The students stream into the Miami classroom after a long day at work as spa assistants, cable installers, and home health aides. They whip out their notebooks for a crash refresher course in biochemistry, anatomy and microbiology. Many of them, already sporting graying hair, are long past the years when they expected to be scribbling furiously into a students' notebook.
They are Cuban doctors, trying to make their way in a new country.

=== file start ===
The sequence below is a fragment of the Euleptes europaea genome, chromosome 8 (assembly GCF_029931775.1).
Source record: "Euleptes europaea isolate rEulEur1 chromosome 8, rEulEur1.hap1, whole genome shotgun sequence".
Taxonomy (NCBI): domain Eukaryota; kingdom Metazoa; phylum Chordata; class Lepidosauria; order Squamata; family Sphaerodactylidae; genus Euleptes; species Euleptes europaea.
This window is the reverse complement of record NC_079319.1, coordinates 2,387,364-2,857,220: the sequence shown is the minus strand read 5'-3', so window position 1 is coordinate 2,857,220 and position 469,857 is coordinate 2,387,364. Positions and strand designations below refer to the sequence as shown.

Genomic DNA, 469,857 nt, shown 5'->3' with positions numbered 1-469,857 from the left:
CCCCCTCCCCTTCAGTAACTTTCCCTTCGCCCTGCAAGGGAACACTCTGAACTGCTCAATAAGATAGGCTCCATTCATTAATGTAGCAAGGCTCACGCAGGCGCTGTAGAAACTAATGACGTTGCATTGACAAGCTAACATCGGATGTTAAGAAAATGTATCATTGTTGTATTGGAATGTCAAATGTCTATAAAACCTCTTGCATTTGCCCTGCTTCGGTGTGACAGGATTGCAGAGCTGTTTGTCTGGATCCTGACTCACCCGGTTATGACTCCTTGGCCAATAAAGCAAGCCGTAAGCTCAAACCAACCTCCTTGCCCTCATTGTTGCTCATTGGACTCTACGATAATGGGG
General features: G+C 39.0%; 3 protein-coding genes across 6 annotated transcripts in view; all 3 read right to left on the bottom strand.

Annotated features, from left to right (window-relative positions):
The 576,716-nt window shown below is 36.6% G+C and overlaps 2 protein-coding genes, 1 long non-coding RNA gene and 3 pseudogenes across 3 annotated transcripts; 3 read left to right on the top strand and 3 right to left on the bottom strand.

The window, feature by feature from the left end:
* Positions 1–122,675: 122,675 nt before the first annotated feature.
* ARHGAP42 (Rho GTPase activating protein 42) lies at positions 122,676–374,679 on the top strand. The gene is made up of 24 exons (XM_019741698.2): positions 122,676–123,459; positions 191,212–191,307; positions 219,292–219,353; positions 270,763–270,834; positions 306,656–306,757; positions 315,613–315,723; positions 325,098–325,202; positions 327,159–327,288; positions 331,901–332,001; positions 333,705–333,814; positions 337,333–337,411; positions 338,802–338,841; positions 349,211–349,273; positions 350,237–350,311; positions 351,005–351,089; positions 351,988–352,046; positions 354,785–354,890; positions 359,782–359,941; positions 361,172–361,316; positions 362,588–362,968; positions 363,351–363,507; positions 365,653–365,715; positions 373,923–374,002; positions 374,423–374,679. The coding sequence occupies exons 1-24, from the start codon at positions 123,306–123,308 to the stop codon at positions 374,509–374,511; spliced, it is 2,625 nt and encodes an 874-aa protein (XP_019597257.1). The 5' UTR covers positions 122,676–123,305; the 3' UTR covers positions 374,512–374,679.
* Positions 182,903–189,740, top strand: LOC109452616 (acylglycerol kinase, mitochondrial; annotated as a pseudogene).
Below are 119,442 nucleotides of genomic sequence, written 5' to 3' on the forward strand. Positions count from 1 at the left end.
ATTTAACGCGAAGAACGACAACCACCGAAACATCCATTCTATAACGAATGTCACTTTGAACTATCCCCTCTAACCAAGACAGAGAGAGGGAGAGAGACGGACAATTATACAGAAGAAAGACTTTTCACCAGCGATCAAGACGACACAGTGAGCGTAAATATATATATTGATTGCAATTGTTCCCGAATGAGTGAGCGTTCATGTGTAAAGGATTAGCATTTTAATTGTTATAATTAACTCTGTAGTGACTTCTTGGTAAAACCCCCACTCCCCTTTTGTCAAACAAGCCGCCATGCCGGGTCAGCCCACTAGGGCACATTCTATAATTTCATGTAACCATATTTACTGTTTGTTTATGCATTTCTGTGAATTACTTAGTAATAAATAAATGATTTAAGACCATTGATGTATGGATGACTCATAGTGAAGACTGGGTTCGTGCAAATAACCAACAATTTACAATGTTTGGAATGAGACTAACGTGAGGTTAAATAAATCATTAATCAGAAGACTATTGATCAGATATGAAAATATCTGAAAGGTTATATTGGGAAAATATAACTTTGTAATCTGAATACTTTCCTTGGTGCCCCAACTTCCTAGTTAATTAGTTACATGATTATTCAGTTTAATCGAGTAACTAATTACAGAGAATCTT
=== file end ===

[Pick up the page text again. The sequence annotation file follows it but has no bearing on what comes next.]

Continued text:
''I was a professor, teaching medical school in Cuba, so it feels strange to be on the other side of that now,'' said Daya, 35, who asked that her full name not be used for fear of reprisals against the family she left behind in Cuba. "We feel lucky, but it's difficult to have to work so hard just to get back to what you were.''
Daya is among the dozens of Cuban medical professionals who have come to Miami after defecting from Cuban medical missions in Venezuela.
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